Remember when you first became interested in modifying cars? While it’s not true for everyone, most of us started our tuning careers with an abundance of passion and a lack of cash flow to turn our dreams into reality. To top it off, it can be pretty tough to get into this hobby with a less than desirable platform to build on, especially when some of the people at local track days and shows are sporting expensive and heavily modified rides. But with enough patience and motivation, those humble beginnings can eventually produce some pretty impressive automobiles.
Growing up in Abu Dhabi, Mark Aquino was mostly surrounded by exotics and luxury euro cars. In fact, the import scene was all but non-existent at the time. It wasn’t until Mark went to college in the Philippines that he discovered his passion for Japanese tuning—at the hands of an ’89 Mitsubishi Lancer. Even though the car was old and had too many issues to count, he was attached to the little Mitsu. Knowing almost nothing about cars and fueled by inspiration from The Fast and the Furious, Mark began down the rough path of modifying a car with little aftermarket support. He added the standard beginner modifications, including an intake, exhaust, and body kit.
As Mark continued to modify his Lancer, he stumbled on the Evolution lineup. Essentially a turbocharged AWD version of his Lancer, the differing generations of Evos appeared to be the ultimate all-around platforms to modify. “Rally and track champions, four doors, turbocharged, AWD, etc. What’s not to love? I dreamt of owning and driving one someday,” Mark recalls. It was around this time that Mitsubishi released its final iteration of the Lancer Evolution, the Evo X. Before he knew it, Mark had become obsessed.
After landing his first job out of college, Mark moved to the United States. When he arrived, one of the first things he needed to do was buy a car. Unfortunately, the Evo X was out of the question at the time, so he had to settle for an Eclipse. Though it was still in the Mitsubishi family, it was far from his dream car. After working for a while and continuing to immerse himself in the U.S. tuning scene, Mark was finally able to obtain his dream ride. On New Year’s Eve 2010, he became the proud owner of a brand-new Evo X. He told himself the car was perfect and he would never modify it. Sound familiar?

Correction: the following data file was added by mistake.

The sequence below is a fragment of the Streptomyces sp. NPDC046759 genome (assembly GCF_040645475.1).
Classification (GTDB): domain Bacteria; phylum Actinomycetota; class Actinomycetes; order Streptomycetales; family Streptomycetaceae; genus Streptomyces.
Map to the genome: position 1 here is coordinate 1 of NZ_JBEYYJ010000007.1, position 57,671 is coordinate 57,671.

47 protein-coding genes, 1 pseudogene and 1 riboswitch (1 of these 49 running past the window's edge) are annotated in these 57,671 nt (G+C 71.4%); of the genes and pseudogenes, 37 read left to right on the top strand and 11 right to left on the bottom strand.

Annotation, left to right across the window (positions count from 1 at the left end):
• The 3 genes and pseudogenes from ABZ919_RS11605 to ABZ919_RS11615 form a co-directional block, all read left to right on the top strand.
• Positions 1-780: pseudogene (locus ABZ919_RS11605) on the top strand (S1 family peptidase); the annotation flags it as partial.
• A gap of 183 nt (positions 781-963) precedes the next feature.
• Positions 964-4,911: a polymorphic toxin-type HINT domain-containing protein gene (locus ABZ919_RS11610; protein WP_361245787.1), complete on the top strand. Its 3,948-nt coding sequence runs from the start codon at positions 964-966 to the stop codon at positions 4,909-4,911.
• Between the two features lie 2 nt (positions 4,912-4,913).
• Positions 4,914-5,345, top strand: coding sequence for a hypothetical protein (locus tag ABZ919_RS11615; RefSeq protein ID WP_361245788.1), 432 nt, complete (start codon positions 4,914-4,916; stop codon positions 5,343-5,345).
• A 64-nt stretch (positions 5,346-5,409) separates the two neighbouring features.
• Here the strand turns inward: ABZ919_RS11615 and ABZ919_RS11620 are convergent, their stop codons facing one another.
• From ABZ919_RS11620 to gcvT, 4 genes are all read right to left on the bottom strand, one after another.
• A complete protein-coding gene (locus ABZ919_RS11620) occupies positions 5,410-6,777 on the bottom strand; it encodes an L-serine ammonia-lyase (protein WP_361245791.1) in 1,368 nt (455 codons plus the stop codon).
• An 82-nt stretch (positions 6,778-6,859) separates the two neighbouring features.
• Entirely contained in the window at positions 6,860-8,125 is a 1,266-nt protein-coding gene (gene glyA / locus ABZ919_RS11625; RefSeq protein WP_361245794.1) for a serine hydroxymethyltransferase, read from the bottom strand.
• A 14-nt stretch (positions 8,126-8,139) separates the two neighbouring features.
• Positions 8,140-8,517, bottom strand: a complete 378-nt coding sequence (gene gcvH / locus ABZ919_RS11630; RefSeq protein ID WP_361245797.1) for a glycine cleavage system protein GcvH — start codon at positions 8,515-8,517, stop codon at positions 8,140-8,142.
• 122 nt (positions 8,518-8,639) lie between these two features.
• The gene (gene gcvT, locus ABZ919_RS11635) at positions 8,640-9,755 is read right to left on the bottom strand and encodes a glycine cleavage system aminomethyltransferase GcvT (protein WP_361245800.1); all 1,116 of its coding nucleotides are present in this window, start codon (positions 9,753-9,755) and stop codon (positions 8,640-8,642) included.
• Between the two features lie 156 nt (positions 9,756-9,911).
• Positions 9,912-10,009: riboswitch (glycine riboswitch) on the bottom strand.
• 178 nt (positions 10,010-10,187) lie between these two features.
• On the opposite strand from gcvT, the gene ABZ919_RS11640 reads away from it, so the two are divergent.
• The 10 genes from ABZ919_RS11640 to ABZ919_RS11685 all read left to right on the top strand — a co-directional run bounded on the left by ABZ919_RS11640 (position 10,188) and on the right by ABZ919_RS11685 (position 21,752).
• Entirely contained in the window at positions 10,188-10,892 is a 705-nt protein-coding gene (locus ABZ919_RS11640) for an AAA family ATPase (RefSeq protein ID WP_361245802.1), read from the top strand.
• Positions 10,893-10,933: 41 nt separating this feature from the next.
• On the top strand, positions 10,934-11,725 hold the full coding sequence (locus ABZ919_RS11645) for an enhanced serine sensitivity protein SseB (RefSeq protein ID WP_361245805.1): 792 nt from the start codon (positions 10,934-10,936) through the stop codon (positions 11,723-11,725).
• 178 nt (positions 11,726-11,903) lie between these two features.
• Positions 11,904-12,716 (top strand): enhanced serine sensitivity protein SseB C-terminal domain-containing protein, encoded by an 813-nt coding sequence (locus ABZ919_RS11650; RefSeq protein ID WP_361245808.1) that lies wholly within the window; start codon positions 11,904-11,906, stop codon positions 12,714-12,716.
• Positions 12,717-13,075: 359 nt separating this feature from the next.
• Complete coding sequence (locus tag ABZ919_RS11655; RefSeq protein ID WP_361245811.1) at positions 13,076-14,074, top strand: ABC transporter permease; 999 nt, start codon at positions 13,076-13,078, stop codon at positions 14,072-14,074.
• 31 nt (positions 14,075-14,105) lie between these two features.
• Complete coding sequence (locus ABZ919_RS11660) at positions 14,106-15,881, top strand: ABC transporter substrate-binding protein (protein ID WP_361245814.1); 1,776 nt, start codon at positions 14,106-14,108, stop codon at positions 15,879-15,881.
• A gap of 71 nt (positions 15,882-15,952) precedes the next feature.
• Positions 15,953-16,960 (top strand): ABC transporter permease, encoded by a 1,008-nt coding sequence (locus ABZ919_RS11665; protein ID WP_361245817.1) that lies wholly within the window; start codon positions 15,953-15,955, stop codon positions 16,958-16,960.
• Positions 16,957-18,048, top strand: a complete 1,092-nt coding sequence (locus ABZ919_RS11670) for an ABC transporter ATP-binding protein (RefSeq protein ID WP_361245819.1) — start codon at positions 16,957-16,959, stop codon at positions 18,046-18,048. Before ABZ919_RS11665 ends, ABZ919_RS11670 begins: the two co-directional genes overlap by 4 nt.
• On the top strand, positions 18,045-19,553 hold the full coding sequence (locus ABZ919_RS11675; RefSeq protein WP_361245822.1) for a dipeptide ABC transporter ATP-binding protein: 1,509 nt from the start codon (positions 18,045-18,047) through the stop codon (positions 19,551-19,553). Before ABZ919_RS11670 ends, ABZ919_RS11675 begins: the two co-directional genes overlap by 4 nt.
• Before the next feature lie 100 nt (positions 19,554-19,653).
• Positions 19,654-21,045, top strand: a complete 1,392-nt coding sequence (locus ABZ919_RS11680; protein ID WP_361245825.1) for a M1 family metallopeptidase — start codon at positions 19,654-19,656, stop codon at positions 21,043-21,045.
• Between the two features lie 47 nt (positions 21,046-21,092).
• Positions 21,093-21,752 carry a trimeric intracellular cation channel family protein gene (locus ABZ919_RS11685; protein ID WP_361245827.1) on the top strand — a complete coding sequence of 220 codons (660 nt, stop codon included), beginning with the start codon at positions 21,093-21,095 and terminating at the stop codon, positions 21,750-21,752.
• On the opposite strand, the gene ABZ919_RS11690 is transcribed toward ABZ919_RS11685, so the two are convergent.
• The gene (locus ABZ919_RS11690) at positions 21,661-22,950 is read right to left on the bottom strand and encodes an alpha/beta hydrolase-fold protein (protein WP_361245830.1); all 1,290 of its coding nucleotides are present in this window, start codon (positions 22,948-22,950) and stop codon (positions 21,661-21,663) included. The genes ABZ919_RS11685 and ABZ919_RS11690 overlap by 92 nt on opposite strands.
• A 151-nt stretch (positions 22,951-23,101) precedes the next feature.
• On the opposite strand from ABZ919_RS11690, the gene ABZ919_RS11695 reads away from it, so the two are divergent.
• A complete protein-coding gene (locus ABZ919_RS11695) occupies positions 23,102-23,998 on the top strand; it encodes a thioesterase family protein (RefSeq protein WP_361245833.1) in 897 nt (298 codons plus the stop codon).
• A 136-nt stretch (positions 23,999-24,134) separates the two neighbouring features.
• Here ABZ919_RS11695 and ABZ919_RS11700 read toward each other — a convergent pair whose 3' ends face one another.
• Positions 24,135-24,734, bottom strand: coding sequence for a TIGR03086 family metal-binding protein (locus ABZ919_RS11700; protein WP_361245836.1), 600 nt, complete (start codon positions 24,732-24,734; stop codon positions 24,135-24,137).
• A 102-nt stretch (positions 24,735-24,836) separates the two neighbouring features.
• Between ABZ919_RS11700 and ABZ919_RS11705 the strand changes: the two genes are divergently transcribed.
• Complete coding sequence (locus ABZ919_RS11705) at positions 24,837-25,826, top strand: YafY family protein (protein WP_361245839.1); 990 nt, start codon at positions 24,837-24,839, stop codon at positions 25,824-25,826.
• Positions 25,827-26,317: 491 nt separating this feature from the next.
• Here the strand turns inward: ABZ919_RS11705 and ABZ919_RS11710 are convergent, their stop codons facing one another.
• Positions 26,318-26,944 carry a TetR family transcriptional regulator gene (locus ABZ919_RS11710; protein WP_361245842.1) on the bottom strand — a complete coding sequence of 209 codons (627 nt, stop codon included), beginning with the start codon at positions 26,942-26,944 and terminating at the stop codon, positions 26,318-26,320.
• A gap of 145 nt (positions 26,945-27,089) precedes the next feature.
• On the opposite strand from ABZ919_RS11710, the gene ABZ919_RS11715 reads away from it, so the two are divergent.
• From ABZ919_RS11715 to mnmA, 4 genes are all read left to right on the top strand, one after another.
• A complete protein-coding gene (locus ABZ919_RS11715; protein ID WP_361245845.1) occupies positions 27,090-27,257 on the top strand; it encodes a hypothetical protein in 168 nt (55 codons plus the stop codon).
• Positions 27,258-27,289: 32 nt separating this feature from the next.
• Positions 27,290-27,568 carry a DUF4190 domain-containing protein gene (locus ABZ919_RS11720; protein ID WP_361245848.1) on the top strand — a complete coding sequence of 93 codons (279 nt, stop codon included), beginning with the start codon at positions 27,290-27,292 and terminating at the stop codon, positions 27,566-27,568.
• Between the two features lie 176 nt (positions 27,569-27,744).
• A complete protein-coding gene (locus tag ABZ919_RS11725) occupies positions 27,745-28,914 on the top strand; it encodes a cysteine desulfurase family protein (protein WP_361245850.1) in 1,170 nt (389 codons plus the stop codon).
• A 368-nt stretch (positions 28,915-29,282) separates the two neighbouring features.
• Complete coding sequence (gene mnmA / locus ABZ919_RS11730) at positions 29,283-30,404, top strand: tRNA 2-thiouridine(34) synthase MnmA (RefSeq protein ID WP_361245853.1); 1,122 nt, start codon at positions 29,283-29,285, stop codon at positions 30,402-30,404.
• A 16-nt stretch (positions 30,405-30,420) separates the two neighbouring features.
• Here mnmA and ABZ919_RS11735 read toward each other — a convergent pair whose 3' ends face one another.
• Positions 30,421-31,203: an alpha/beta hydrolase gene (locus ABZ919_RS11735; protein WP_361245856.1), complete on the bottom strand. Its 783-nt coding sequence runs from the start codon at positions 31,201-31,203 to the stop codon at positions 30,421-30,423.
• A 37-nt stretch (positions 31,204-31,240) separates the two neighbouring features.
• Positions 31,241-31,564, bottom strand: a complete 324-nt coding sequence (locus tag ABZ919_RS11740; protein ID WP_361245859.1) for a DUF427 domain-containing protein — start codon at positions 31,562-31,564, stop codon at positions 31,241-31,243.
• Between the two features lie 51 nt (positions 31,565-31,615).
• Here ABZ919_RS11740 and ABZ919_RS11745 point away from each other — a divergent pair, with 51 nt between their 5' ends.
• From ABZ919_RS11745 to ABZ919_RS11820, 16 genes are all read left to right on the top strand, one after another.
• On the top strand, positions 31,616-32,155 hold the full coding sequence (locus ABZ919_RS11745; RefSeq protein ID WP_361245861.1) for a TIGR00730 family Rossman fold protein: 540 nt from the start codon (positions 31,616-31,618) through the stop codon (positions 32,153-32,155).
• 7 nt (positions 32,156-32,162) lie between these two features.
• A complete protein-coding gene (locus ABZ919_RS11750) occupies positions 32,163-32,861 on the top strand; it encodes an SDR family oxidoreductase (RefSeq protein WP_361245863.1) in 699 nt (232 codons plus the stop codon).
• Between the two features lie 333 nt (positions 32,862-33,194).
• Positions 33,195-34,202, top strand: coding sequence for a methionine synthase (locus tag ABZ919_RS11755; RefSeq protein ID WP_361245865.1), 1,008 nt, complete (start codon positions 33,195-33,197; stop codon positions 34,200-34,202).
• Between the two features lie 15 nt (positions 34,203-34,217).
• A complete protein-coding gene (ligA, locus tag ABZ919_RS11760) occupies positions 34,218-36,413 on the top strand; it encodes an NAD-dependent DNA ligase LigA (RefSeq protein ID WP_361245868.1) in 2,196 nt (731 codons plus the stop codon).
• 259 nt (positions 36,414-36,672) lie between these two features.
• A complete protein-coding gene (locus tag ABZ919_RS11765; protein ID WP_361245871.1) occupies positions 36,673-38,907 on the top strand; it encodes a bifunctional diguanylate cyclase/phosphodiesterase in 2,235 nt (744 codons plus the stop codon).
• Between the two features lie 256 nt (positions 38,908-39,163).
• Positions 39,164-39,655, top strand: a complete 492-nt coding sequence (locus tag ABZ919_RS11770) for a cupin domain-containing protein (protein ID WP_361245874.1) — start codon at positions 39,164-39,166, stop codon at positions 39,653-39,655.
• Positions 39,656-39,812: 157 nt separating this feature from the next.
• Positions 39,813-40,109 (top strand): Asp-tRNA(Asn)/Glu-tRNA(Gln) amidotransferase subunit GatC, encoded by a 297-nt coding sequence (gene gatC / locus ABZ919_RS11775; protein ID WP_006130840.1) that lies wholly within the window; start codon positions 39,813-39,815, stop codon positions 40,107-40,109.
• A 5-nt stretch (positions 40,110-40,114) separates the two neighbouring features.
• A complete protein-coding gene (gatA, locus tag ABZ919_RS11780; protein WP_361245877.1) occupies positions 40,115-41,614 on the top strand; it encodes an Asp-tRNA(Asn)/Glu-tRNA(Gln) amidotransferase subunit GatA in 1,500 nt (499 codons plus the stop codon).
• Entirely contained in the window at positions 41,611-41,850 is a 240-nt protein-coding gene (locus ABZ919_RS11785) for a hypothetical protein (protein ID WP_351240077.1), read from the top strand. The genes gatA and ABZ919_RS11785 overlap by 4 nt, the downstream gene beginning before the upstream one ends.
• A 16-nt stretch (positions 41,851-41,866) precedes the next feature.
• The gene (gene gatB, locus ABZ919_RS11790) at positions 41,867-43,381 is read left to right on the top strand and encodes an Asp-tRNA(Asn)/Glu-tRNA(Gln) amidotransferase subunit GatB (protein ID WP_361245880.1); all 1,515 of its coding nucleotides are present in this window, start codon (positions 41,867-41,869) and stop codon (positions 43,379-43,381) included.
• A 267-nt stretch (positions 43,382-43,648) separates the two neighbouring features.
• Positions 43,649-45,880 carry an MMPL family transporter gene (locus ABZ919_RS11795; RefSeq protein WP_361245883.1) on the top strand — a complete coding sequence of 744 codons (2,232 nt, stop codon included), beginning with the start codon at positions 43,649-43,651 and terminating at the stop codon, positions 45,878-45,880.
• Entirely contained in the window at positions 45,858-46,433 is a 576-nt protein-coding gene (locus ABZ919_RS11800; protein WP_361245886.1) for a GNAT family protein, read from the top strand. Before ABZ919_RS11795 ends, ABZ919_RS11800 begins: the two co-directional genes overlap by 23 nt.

Needless to say, a gearhead can only remain content for so long, and before he knew it, Mark was beginning to dive into tinkering with the Evo. He began with simple engine modifications, trying out several combinations of intake, exhaust, and intercooler components until he was 100 percent satisfied. As it stands today, the car is now equipped with a GReddy front mount intercooler, AMS intercooler piping, and an ARC airbox. A complete turboback exhaust system from Ultimate Racing works with the other breathing mods to unleash a hefty amount of power thanks to the Cobb Accessport tuned by Aaron O’Neil of English Racing. A slew of dress-up items also gives the engine bay plenty of spice without going over the top.
Mark’s goal was to build an Evo X that could be driven reliably every day while still offering the ability to win a car show or take a thrashing out on the track from time to time. With more power on tap for such occasions, Mark chose to focus on suspension and braking mods next. Even though the Evo is a capable performer from the get-go, the stock struts and springs were tossed in favor of a set of HKS Hypermax III coilovers. The factory Brembo calipers were treated to Girodisc two-piece slotted brake rotors and Project Mu NS400 brake pads on all four corners, as well as stainless steel brake lines for a more consistent pedal feel.
While Mark’s choice in engine and suspension modifications set him up for some fun on the track without sacrificing reliability, he wanted his Evo to stand out from the crowd visually. The car was sent to Auto Performance Aesthetics Club for an exterior makeover. Mark chose a rare mash-up of aero components to give his car a unique, one-off appearance. Chargespeed wide front and rear fenders were installed alongside a set of the company’s V2 carbon-fiber side skirts. But up front, Mark went with an M-sport front bumper, complete with a carbon-fiber front lip and canards. Out back, you’ll find a set of LED taillights and a Showstoppers rear diffuser. Despite the exterior modifications coming from several different manufacturers, everything flows together incredibly well. A set of Ganador LED Super Aero mirrors rounds out the car’s aggressive look. To put the final icing on the cake, a set of gorgeous matte bronze-faced SSR Professor SP3 wheels complete with anodized bronze lips was installed, along with Falken Azenis RT615K rubber.